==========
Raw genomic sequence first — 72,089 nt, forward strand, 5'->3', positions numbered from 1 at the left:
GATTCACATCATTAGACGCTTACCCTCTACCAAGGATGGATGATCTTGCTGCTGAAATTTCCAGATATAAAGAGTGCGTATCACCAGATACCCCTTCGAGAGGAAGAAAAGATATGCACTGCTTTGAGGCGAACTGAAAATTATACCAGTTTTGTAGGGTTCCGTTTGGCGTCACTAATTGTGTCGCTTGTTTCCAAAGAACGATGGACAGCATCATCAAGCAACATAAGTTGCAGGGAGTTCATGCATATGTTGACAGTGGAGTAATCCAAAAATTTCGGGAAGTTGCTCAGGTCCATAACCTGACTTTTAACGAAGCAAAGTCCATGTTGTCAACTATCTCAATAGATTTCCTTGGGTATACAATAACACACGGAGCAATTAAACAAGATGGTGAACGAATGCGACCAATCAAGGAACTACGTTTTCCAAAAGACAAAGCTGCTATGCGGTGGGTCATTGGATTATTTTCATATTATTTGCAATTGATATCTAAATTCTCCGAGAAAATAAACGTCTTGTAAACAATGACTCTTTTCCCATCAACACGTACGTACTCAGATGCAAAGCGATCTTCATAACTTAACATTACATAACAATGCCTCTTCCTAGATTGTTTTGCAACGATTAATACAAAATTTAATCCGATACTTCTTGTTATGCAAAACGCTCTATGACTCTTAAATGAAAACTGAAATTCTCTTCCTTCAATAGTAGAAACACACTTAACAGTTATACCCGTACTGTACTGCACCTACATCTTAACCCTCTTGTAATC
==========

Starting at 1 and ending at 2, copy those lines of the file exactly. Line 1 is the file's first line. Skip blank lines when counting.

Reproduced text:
Raw genomic sequence first — 72,089 nt, forward strand, 5'->3', positions numbered from 1 at the left:
GATTCACATCATTAGACGCTTACCCTCTACCAAGGATGGATGATCTTGCTGCTGAAATTTCCAGATATAAAGAGTGCGTATCACCAGATACCCCTTCGAGAGGAAGAAAAGATATGCACTGCTTTGAGGCGAACTGAAAATTATACCAGTTTTGTAGGGTTCCGTTTGGCGTCACTAATTGTGTCGCTTGTTTCCAAAGAACGATGGACAGCATCATCAAGCAACATAAGTTGCAGGGAGTTCATGCATATGTTGACAGTGGAGTAATCCAAAAATTTCGGGAAGTTGCTCAGGTCCATAACCTGACTTTTAACGAAGCAAAGTCCATGTTGTCAACTATCTCAATAGATTTCCTTGGGTATACAATAACACACGGAGCAATTAAACAAGATGGTGAACGAATGCGACCAATCAAGGAACTACGTTTTCCAAAAGACAAAGCTGCTATGCGGTGGGTCATTGGATTATTTTCATATTATTTGCAATTGATATCTAAATTCTCCGAGAAAATAAACGTCTTGTAAACAATGACTCTTTTCCCATCAACACGTACGTACTCAGATGCAAAGCGATCTTCATAACTTAACATTACATAACAATGCCTCTTCCTAGATTGTTTTGCAACGATTAATACAAAATTTAATCCGATACTTCTTGTTATGCAAAACGCTCTATGACTCTTAAATGAAAACTGAAATTCTCTTCCTTCAATAGTAGAAACACACTTAACAGTTATACCCGTACTGTACTGCACCTACATCTTAACCCTCTTGTAATC